Frank Davis

Banging on about the Smoking Ban

Previous Entry Share Next Entry
Report From Greece
Guest post from Nisakiman.

The Greeks, on the whole, are a pretty feisty bunch. They don't take kindly to those in power trying to make their choices for them.

Witness the reaction to the recent austerity measures imposed as a result of the EU bailout.

And anyone who has visited this country cannot have failed to notice that most people riding motorbikes and scooters like to do so with the wind in their hair, despite there having been a law requiring the wearing of helmets for donkey's years.

So banning smoking in public places was never going to be easy here. If you google "Greece smoking ban", you will see a long list of headings like - "11 Jun 2009 ... /Greece-to-impose-smoking-ban-on-July-1-in-third-attempt-to-stamp-out-the..."; " 1 Jul 2009 ... Greece will impose a limited smoking ban in public places"; "Greece smoking ban takes effect. (AFP) – Sep 1, 2010. ATHENS"; "19 Jan 2011 ... ATHENS — Greece has pledged to enforce a smoking ban", etc. etc.

They are, however, under considerable pressure from the EU to enforce the smoking ban. I read somewhere (can't remember where) that this was one of the provisos that came with the bailout package, although I'm not sure as to the veracity of that. Whatever, there seems to be fresh impetus for enforcement. There is a good summary of the current smoking ban situation in Greece by Carol Cattell on Freedom-2-Choose here, which covers the political and practical aspects of the proposed enforcement, but as she says " Will it work?"

The Greeks are by-and-large a law-abiding people. The crime rate is by European standards extremely low, and I've never worried about walking the streets alone late at night. But when it comes to arbitrary laws like the helmet law and the smoking ban, the attitude tends to be "who the fuck are they to tell me how to live my life?" and they carry on as they always have.

The smoking ban applies of course to all "public" places, as in the UK; that is workplaces, government offices, bars etc. Since the "crackdown" began mid January, I have been to my accountant (chain smoked throughout), the tax office (full ashtray on the desk), renewed my bike tax (fag hanging out of his mouth), Post Office (ashtrays on the desks at the back, smoke in the air), caught a bus (driver was smoking and talking on his mobile most of the journey), and of course in all these places, as required by law, there were big "NO SMOKING" signs prominently displayed. Well, they complied with that bit! Needless to say, all the bars and restaurants I've been to recently provide ashtrays. About the only place I've noticed people don't smoke is in the big supermarkets and the pharmacies, which has been the case for years. The butcher sits in his shop smoking and drinking tsipouro (a fierce Grappa-like spirit) with his mates. The local betting / lottery shop is a fug, and there are bottles of whisky and Ouzo on the table. Maria, who owns the village mini-market / deli / post office counter always seems to have a fag on the go. So all in all, I would say that the "crackdown" hasn't really had a massive impact to date.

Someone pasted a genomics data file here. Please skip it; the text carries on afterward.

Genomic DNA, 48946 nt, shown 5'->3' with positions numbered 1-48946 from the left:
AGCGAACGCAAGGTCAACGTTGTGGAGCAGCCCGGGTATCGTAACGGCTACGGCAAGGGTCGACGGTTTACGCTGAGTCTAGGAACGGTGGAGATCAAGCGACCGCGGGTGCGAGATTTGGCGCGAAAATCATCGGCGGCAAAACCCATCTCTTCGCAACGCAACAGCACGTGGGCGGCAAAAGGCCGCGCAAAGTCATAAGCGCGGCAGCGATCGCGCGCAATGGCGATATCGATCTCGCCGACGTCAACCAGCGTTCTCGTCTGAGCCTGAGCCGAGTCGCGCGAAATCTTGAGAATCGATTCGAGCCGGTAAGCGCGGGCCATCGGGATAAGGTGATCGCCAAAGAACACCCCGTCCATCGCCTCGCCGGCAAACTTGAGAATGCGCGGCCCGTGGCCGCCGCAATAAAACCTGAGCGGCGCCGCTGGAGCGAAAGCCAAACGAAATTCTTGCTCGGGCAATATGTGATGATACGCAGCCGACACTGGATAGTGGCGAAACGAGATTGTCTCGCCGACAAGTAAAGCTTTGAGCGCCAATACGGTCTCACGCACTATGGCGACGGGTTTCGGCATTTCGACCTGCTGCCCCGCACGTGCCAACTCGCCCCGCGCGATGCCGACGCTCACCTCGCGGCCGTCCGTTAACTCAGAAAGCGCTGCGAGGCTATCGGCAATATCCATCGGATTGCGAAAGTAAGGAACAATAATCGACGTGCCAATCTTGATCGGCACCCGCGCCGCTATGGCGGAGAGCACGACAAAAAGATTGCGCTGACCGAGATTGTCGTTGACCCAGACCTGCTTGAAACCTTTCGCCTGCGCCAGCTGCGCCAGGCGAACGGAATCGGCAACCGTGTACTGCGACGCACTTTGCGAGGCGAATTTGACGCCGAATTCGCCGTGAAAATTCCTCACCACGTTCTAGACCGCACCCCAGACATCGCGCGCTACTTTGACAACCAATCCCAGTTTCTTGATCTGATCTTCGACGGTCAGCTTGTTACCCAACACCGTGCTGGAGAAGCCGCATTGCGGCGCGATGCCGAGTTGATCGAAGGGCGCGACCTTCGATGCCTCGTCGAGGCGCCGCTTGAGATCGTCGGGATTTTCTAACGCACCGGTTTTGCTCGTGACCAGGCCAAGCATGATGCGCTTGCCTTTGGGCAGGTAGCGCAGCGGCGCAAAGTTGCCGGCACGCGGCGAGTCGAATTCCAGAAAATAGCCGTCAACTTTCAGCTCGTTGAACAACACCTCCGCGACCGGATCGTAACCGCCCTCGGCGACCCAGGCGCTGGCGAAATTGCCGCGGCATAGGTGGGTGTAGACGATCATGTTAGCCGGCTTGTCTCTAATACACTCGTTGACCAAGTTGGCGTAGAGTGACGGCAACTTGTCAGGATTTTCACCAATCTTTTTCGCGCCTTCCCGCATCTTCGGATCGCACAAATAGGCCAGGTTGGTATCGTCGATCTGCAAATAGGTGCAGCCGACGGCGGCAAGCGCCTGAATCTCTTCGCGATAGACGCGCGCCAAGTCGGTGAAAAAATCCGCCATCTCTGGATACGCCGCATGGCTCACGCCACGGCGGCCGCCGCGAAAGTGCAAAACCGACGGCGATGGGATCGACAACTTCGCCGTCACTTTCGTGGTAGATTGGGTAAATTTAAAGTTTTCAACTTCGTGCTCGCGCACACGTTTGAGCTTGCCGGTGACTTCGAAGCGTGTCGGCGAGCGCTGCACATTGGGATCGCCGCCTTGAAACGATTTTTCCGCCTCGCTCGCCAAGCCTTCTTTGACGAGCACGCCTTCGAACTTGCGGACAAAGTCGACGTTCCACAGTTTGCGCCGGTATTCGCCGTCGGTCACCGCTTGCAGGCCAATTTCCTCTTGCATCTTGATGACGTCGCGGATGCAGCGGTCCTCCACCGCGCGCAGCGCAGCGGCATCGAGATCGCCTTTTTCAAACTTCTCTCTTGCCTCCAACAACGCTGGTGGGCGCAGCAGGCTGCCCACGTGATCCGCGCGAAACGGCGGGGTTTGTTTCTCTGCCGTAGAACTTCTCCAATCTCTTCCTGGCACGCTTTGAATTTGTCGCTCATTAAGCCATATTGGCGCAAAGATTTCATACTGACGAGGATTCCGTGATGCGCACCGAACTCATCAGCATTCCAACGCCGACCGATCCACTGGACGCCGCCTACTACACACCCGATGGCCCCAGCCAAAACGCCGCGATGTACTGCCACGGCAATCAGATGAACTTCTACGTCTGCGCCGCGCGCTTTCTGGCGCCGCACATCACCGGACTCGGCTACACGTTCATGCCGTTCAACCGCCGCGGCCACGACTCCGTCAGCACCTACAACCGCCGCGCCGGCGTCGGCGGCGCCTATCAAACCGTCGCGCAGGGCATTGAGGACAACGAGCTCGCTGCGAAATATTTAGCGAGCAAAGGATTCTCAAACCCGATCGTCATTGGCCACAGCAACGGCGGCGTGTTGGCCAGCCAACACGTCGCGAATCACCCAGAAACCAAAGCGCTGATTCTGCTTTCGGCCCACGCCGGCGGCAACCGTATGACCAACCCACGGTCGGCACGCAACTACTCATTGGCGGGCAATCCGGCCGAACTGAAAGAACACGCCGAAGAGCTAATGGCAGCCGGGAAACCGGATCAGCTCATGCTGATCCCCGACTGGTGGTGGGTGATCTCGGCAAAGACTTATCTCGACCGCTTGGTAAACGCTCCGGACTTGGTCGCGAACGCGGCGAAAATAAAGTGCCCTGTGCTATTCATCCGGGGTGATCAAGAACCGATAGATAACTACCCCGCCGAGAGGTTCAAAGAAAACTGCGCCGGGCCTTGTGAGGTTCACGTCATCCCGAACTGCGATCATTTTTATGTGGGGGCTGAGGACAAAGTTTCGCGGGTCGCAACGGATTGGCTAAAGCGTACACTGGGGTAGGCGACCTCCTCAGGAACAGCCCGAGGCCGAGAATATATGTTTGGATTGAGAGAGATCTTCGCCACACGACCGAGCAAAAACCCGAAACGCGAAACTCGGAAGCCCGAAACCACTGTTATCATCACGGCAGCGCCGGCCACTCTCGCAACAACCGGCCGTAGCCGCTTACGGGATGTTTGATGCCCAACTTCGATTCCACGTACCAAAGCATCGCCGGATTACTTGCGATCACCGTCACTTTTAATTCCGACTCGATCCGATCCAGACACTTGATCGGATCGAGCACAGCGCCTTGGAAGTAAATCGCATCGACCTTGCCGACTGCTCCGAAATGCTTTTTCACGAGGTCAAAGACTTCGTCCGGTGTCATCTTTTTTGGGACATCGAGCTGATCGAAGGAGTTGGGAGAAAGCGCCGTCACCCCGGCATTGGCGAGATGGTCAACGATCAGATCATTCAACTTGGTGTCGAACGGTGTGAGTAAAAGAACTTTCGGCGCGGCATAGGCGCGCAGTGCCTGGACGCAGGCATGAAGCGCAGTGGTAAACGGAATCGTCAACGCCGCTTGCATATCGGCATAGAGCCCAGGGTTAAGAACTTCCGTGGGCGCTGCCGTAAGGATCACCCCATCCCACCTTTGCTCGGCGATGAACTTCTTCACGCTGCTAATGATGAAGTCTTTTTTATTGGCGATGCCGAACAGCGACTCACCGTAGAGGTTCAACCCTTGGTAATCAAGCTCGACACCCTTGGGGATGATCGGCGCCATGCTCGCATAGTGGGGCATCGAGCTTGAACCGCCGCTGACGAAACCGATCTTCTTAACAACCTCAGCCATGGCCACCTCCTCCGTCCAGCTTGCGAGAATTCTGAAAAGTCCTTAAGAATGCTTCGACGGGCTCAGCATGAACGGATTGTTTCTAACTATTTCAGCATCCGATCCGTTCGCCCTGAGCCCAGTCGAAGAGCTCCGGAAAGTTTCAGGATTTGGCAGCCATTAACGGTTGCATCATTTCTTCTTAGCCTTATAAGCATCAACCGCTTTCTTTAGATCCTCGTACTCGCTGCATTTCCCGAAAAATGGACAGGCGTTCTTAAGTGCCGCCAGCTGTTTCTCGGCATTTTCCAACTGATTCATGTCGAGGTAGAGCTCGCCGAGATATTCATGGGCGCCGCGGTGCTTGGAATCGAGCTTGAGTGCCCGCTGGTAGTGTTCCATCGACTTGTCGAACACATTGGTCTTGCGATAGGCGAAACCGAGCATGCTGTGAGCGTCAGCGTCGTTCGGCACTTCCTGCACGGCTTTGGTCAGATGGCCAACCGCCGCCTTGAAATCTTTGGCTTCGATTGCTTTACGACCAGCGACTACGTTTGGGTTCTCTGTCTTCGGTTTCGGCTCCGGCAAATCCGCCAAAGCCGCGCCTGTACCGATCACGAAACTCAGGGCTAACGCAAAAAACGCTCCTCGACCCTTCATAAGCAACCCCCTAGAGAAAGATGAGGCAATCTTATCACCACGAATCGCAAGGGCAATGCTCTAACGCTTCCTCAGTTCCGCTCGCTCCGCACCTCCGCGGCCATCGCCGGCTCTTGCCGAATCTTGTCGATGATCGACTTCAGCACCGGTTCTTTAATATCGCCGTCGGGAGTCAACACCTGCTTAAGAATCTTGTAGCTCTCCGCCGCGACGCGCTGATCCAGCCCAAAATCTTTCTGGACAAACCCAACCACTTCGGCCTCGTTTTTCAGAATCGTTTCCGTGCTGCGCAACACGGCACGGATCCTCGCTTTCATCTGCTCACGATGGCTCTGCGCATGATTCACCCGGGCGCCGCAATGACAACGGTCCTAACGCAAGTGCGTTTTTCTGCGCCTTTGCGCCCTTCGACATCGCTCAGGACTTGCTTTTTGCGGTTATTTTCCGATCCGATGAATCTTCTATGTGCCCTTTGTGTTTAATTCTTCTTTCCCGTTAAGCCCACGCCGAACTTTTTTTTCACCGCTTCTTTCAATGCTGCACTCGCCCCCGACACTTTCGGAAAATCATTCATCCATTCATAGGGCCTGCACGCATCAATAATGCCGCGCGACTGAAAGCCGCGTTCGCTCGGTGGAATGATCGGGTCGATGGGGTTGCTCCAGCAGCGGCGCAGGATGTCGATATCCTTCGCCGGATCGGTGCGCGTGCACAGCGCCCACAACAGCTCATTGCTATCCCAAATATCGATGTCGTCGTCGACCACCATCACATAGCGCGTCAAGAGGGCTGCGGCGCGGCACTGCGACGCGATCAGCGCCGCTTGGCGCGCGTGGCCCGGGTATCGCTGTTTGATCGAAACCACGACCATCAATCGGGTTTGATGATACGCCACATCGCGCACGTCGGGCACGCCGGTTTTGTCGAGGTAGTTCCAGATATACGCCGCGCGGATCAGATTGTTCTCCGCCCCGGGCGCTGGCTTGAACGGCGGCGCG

How long this continues to be the case I can't guess. The government has set up "snitch" lines so antis can report transgressors, and of course there is that pernicious system whereby a bar owner is fined heavily if a customer is caught smoking, thus coercing the customer into not making problems for the host. And of course the 'divide and conquer' ploy is ever present in that a bar owner who is in a high profile location, and thus forced to comply with the ban will often report the guy with the bar in a side street round the corner who's getting his lost trade.

There is growing resistance to the ban though. This in the Athens News recently for instance. Note "She added that the owners throughout Western Macedonia will continue and escalate their actions if a solution is not given to their problem. " And an article from last October in Bloomberg here indicates that the bar / restaurant owners don't intend to give up without a fight.

Another salient point which further muddies the issue here is that a large percentage of the police, who are for the most part the ones charged with enforcing this law, also like to go to bars for a drink and a smoke, so are not exactly over-enthusiastic about policing the ban.

I sincerely hope that my adopted countrymen continue to stand up to the control freaks in Brussels that would have them knuckle under. It would be a sad day indeed if Greece went the way of the rest of the EU countries who seem to have succumbed to the lies and misinformation disseminated by the tobacco control lobby.

After all, as has been said many times before, this kind of draconian legislation is not in any way compatible with the freedoms our fathers and grandfathers fought and died for. Those freedoms were costly in human life, and hard won. We should not allow them to be taken from us piecemeal by a coterie of fanatics with an agenda.